On the film version of Water for Elephants

Last Wednesday my friend invited me to the movies to see Water for Elephants. I don’t go to the movies that often. I think the last movie I saw in the theater was Alice in Wonderland. How long has that been? For me, Water for Elephants was definitely worth a biannual trip to the theater. My friend and I both read and loved the book, and we were wondering if the movie could possibly live up to our expectations.

We were not disappointed. It’s been a few years since I’ve read the novel, but from what I can remember, the film script seemed to follow Gruen’s story fairly closely. Less time was spent with the elder Jacob and less emphasis was placed on aging and the institutional life in nursing homes. However, the movie was already two hours long, so inevitably some scenes had to be cut.

I liked that the filmmakers focused on the themes of power and illusion in this story. The circus must have been so magical in an age without CGI and the internet. Behind the illusions there were undoubtedly driven, misguided and abusive men like August.

I guess some critics dislike Robert Pattinson in the role of the protagonist Jacob. I’ll admit that I think Robert Pattison is cute though I’m not madly in love like some! (My husband thinks his face looks like a foot.) Still, when I heard that he was cast as Jacob, I wasn’t sure he fit my mental image of the character. Halfway through the movie, however, I decided he was a decent choice.

And of course I loved Rosie!

For what it’s worth, this girl who rarely gets around to watching movies recommends Water for Elephants. 

Favorite Novels Set in Ireland

There are so many good novels set in Ireland or written by Irish authors! Of course, I love all of the Irish faerie lore, the tales of the Sidhe and Tuatha De Danaan. I’m one of many writers whose work derives from these old stories.

To celebrate St. Patrick’s Day, I’m making a list of some of my favorite Irish novels:

1. The Sevenwaters Series but Juliet Marillier. These historical fantasy stories mainly take place in ancient Ireland. This is one of my favorite series ever!

2. The Yellow House by Patricia Falvey. I read this debut novel sometime last year, and I look forward to more from this author! The Yellow House depicts the politics in Northern Ireland during the early 20th century. The protagonist, Eileen O’Neill, is very likable, and I’ll admit that this is one of those novels that made me shed a few tears. An aside: I’m sure many of you already know this, but this novel taught me that St. Patrick’s Day was originally a religious holiday when people abstained from alcohol instead celebrating by having a pint…or a dozen!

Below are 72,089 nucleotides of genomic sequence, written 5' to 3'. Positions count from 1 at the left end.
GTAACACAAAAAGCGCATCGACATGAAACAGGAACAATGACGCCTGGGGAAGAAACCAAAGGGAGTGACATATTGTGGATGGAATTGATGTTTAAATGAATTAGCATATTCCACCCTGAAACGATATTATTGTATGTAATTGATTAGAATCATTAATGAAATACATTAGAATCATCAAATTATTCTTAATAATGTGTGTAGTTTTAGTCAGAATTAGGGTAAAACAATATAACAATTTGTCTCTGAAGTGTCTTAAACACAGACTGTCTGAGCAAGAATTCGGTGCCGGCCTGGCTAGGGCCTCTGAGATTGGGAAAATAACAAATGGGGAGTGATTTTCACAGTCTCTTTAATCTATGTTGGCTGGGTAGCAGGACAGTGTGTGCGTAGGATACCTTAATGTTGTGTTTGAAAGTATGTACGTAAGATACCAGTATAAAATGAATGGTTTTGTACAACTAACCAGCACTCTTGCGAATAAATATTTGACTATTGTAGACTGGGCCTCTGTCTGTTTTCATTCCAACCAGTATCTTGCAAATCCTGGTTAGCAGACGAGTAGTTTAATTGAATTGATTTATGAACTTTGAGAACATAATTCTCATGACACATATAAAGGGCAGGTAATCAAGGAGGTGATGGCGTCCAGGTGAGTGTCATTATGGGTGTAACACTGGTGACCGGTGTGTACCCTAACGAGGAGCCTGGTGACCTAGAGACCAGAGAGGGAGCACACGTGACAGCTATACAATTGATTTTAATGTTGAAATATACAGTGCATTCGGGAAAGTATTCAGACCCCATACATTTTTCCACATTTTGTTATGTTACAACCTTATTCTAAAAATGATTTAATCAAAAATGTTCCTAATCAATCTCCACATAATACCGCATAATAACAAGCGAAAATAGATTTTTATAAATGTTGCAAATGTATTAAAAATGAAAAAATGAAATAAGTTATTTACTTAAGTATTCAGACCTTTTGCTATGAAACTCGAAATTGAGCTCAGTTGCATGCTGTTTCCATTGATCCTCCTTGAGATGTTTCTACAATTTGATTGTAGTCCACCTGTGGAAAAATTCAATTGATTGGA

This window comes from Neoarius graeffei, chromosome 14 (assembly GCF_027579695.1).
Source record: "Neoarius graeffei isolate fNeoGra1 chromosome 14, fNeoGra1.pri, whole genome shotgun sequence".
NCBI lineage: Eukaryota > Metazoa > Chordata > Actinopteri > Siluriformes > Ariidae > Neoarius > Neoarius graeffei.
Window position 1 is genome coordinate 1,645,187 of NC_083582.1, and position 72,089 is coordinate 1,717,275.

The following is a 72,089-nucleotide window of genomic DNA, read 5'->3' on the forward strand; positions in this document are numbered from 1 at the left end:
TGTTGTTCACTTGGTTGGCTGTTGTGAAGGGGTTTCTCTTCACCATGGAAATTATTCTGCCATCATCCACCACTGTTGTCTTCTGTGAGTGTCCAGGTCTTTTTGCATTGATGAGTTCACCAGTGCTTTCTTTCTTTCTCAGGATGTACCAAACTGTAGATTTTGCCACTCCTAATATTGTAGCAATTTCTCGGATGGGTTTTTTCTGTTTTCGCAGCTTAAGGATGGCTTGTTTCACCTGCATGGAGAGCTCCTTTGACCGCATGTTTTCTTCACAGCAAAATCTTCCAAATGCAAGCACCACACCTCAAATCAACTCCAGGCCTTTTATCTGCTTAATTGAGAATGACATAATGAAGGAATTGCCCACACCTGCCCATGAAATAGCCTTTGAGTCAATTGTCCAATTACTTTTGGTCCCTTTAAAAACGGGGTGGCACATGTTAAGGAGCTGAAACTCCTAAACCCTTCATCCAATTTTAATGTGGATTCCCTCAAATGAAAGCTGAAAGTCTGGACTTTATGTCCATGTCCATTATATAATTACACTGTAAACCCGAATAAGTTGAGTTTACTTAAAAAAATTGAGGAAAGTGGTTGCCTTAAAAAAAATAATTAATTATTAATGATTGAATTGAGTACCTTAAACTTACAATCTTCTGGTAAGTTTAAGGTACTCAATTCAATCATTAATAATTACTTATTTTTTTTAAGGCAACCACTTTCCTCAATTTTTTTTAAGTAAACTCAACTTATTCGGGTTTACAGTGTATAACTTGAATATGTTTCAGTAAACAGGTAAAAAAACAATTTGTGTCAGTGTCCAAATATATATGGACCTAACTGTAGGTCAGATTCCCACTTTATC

3. The Hunter’s Moon by O.R. Melling. This is a contemporary faerie story that revisits the old myths in a captivating, frightening and sometimes humorous manner.

4. The Picture of Dorian Grey by Oscar Wilde. Love the story; love the author. Wilde had his flaws, but who can compete with his witticisms ? I don’t think he was the most patriotic individual though, claiming, “”Patriotism is the virtue of the vicious.”

What are your favorite Irish reads?

Follow Friday 2.25.11

Follow Friday is a weekly hop hosted at Parajunkee’s View. Visit to find new reads and book bloggers!

This week: Share your current fav television show! Tell us a bit about it…

My answer: The “current” part makes me smile. I am not current at all when it comes to TV shows. I don’t even have cable. I use Netflix streaming to watch shows that are past their prime.

I’ve been watching the second season of Veronica Mars, originally aired in 2005. Veronica Mars is the teen daughter of a private investigator that also solves mysteries in Neptune, a rich and corrupt California city. After the death of her best friend, Veronica is alternately shunned and tormented by the popular kids. However, she doesn’t sit back take the abuse; she fights back with her wits. What I really like about this show is that the characters aren’t predictable. A rotten character can surprise us with a good deed or a favorite can do something despicable. I’m three episodes away from the wrap up of the overarching mystery of season two.

I’m also a fan of The Office, but I liked the earlier seasons better than the more recent ones. And how will the show go on without Steve Carell?

My friends have been recommending Dexter, so I’ll try to watch that soon. I’m a bit of a wimp when it comes to blood and gore, but they assure me that I can handle it. We’ll see!

Teaser Tuesdays 2.22.11

Teaser Tuesdays is a weekly bookish meme, hosted by MizB of Should Be Reading. Anyone can play along! Just do the following:

  • Grab your current read
  • Open to a random page
  • Share two (2) “teaser” sentences from somewhere on that page
  • BE CAREFUL NOT TO INCLUDE SPOILERS! (make sure that what you share doesn’t give too much away! You don’t want to ruin the book for others!)